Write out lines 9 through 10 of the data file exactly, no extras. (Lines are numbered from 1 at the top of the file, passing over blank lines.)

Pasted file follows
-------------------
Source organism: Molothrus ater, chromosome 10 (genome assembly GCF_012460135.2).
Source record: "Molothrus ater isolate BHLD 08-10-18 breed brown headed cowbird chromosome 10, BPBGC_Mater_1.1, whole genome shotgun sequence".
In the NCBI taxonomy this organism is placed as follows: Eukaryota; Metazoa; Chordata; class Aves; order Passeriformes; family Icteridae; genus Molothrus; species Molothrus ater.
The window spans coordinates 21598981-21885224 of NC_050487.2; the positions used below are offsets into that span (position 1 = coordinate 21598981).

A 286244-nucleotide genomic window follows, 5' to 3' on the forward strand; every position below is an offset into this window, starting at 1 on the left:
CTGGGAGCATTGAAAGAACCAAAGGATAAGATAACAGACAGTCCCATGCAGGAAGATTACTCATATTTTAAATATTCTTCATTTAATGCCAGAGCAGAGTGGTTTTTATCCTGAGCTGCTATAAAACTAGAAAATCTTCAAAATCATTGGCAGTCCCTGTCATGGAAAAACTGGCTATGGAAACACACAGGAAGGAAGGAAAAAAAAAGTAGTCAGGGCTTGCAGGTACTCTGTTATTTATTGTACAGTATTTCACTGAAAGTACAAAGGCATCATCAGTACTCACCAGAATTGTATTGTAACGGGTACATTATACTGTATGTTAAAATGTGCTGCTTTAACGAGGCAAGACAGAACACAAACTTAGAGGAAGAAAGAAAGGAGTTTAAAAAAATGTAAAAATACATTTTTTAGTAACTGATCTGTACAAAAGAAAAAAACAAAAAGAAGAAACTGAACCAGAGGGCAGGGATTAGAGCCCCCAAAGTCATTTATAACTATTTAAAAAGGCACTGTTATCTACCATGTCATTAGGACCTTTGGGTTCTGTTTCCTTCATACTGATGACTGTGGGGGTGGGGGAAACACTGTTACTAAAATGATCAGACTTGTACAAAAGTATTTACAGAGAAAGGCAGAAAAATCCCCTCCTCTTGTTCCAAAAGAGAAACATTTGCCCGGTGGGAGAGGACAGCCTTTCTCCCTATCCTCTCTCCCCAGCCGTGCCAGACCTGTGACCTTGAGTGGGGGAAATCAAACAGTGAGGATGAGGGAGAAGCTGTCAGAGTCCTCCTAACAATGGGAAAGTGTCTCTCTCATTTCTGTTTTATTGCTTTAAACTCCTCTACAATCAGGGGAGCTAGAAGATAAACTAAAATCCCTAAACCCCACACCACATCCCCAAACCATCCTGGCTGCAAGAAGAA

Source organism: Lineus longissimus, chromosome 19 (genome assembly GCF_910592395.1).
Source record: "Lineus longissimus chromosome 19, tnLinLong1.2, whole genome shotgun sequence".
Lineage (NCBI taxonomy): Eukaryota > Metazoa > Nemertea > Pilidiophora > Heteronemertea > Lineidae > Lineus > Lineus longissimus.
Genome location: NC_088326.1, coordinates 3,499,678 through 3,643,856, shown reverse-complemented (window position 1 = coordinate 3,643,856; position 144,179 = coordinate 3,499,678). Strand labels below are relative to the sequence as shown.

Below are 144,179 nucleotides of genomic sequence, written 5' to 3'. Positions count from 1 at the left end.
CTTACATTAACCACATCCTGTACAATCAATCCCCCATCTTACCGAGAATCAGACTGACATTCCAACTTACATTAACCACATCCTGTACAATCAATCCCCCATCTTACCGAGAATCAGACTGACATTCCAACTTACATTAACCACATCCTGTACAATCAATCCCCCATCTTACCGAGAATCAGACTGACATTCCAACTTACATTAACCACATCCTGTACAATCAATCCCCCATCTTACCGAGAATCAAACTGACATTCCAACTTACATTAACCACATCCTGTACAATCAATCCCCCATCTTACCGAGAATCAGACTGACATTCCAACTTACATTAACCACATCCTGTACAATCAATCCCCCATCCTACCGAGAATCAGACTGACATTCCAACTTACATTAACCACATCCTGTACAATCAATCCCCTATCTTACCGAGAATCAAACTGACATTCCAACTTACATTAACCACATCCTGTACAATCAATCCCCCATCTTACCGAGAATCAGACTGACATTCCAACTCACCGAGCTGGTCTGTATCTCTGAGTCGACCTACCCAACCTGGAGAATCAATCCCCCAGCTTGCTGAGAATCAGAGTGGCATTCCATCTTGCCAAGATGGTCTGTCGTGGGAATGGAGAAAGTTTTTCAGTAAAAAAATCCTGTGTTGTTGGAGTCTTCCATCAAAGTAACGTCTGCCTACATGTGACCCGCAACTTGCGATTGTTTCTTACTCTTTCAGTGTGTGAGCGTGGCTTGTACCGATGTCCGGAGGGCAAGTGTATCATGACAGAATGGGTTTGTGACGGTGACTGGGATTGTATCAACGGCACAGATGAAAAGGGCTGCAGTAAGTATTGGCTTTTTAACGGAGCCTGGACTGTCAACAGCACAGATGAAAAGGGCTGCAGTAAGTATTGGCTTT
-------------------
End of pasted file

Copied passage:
Lineage (NCBI taxonomy): Eukaryota > Metazoa > Nemertea > Pilidiophora > Heteronemertea > Lineidae > Lineus > Lineus longissimus.
Genome location: NC_088326.1, coordinates 3,499,678 through 3,643,856, shown reverse-complemented (window position 1 = coordinate 3,643,856; position 144,179 = coordinate 3,499,678). Strand labels below are relative to the sequence as shown.